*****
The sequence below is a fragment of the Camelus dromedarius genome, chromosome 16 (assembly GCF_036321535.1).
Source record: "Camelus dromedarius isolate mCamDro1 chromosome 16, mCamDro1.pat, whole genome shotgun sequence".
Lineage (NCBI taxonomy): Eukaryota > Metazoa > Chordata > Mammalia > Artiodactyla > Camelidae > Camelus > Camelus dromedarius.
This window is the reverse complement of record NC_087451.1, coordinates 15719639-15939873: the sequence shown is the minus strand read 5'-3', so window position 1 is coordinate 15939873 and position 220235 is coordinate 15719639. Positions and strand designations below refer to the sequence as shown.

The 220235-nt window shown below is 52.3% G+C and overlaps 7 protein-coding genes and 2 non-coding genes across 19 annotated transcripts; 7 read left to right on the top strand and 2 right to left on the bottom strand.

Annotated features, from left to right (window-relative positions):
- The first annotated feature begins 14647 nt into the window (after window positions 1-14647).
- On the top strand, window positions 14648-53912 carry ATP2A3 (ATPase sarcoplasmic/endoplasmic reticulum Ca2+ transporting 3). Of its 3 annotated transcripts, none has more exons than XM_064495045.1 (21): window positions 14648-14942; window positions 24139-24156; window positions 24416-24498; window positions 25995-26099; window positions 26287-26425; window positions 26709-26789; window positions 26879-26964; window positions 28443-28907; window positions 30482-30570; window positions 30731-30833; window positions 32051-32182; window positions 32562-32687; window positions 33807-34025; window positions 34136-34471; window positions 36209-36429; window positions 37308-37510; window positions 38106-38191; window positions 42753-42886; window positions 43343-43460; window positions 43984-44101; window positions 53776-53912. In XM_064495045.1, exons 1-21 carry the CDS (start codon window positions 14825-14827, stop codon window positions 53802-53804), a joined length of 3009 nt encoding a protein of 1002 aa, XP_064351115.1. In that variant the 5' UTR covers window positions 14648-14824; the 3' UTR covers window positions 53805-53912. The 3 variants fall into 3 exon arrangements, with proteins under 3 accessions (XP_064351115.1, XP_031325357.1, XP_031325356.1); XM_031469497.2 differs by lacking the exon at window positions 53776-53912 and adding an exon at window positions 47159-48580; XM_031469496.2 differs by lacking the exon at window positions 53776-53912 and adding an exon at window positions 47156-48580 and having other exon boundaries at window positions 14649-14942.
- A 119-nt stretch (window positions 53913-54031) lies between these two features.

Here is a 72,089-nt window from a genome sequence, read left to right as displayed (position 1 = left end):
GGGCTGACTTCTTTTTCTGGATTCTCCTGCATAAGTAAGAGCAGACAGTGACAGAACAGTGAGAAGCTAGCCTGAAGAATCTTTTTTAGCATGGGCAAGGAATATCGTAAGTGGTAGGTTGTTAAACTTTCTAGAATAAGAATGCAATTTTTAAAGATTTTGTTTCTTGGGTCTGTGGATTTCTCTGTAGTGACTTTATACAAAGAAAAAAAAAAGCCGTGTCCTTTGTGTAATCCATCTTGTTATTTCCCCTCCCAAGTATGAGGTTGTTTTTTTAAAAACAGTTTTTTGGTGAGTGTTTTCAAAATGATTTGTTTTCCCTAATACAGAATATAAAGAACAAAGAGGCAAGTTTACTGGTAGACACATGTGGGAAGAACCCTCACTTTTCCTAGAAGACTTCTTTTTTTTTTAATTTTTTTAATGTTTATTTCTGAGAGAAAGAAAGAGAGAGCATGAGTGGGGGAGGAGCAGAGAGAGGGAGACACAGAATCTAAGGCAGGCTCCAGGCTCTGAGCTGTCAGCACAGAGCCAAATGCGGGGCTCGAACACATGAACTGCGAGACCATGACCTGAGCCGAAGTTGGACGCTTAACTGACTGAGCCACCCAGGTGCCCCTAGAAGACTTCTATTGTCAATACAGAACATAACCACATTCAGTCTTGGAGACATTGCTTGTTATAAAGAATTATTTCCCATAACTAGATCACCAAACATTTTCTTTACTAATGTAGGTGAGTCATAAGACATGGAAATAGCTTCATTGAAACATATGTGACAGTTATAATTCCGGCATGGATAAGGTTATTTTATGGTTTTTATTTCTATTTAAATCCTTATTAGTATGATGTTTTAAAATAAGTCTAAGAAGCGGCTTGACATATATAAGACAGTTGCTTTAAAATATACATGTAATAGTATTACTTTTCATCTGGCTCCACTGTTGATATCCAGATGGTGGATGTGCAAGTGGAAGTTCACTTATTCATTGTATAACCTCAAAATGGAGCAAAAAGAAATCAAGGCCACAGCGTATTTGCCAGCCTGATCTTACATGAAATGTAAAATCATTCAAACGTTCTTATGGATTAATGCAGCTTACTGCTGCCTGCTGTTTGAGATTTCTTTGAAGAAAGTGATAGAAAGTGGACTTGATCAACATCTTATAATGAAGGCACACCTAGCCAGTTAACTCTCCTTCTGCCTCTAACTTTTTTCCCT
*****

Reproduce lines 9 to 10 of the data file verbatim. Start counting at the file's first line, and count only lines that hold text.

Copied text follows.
- A 119-nt stretch (window positions 53913-54031) lies between these two features.

Here is a 72,089-nt window from a genome sequence, read left to right as displayed (position 1 = left end):